When my daughter first started kindergarten at her new school, there were plenty of handicap parking spots available, but none were van accessible. The principal and school security officer both told me to simply make my own spot or take up 2 of the handicap spaces. So, for the first few months of school, that’s what I did. The school is extremely wheelchair accessible once inside – the entire layout of the lower and upper floors flows together via ramps and an elevator is in place. I’m able to go anywhere inside the school I need to go. But there was only one entrance that was level for my power chair to go through and it’s located at the main entrance, which is two schools down from the elementary school (the school itself contains preschool through high school). I would try my best to park near the main entrance whenever I arrived for school activities and then make my way through the high school and middle school to the elementary wing. I was able to attend all her class parties, her performances and the like. It was wonderful, and I had no complaints. I was simply happy to be able to go and be!

During the 3rd month of fall semester, the principal told me they’d put in a van spot for me right by the elementary school! I was excited and felt quite fortunate that the school had made accommodations for me. The only problem was that once I parked, I still had to trek up to the main entrance to get into the school. They had not realized there wasn’t a way into the elementary school for me. I told them it was no big deal (and this was true but on rainy days and as the weather got colder, it wasn’t the most ideal).

 

Right before Christmas break, I arrived one afternoon to pick up my daughter and a couple of faculty members approached me. They asked if I’d seen what the principal had made me. Apparently, the principal had decided not to waste time waiting for approval and necessary funds from the budget – he’d spent that day building me a ramp into the elementary school!! I was moved to tears! It sent me the message that I was just as important as the able-bodied parents; that I was wanted and needed there; that I was respected. They recognized my need to be with my child. My daughter’s school made it possible for me to have the same access as the other parents. But, it was what the Headmaster said to me that really meant a lot: he told me yes, it was done for me, but that it would be there for other parents like me in the future.

So, it seems that while they have given me two huge gifts in the form of making the building more accessible, I in return have given them a gift – the gift of awareness. I’m so thankful for all of this!! Using a wheelchair should never prevent me from being present in my daughter’s life but the reality is that it has. And there will be more times in the future that it will. But, as society becomes more aware of the existence of parents with special needs and is educated about the need for accommodations, disabled parents will gain equal access in places such as schools, gyms, auditoriums, etc. There will be a day when we no longer experience our child(ren)’s lives vicariously but are fully engaged as we are meant to be.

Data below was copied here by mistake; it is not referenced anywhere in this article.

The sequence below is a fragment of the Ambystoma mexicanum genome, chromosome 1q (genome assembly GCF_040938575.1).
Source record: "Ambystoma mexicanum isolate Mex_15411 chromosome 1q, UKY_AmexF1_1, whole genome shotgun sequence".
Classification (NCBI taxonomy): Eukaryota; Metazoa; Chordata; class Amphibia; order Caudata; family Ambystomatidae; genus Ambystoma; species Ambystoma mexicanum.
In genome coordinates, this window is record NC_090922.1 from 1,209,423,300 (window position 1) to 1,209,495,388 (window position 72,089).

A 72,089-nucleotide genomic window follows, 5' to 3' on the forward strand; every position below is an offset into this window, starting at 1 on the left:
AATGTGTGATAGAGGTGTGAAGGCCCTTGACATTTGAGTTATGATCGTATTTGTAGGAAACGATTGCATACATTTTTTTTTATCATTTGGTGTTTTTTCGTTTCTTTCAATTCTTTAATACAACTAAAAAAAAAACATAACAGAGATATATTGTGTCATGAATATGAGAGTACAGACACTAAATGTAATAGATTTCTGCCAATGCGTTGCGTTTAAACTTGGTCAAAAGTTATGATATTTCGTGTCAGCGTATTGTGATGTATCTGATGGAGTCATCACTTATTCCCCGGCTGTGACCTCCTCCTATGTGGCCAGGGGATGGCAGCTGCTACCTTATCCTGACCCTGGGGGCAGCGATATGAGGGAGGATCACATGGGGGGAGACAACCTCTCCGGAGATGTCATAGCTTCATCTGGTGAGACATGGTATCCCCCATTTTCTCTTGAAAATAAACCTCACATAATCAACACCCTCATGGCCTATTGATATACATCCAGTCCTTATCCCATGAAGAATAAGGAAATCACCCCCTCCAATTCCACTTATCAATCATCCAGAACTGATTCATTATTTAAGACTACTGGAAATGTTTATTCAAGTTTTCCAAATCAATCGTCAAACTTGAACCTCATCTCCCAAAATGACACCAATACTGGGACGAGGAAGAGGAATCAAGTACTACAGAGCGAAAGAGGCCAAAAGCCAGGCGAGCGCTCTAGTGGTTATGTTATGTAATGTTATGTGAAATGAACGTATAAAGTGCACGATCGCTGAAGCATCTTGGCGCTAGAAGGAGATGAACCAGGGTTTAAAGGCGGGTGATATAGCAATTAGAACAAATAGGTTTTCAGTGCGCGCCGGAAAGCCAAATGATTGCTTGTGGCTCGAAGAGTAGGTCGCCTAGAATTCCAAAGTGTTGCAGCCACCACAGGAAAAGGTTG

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News From ModifiedMama

So, it’s been since August that I’ve posted anything and I’m ready to share the exciting reason why with you all!! His name is Journey and he’s my new Service Dog from ECAD, Educated Canines Assisting with Disabilities located in Torrington, Connecticut!

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I attended team-training in September and since I’ve been back home in my state of Tennessee, it’s been an intense, often times stressful and overwhelming transition for me. And for my daughter, who’s had to step down from the unrealistic, unhealthy position as my main helper, though for us this was normal and necessary given our circumstances. I’ve been adjusting to life as a single mom to 2 kids now! Haha! But in all actuality, it has been difficult for me and my daughter. Things are settling down in the routine department and I’m hoping that being a Service Dog handler will add another helpful component to my site.

Due to all the new changes, I’m way behind on my posts! So, here’s what you can look forward to in 2018 – a couple of travel reviews, several hotel and product reviews, opinion pieces on how my daughter’s school has made accessibility a priority and other pieces on feelings, events, experiences, thoughts, etc. from my life as a Modified single Mama and now Service Dog handler!

And remember: You can find Mama on FaceBook! And, you can follow my adventures with Journey  on Facebook, too!

From our family to yours, Happy 2018! Wishing you all the best!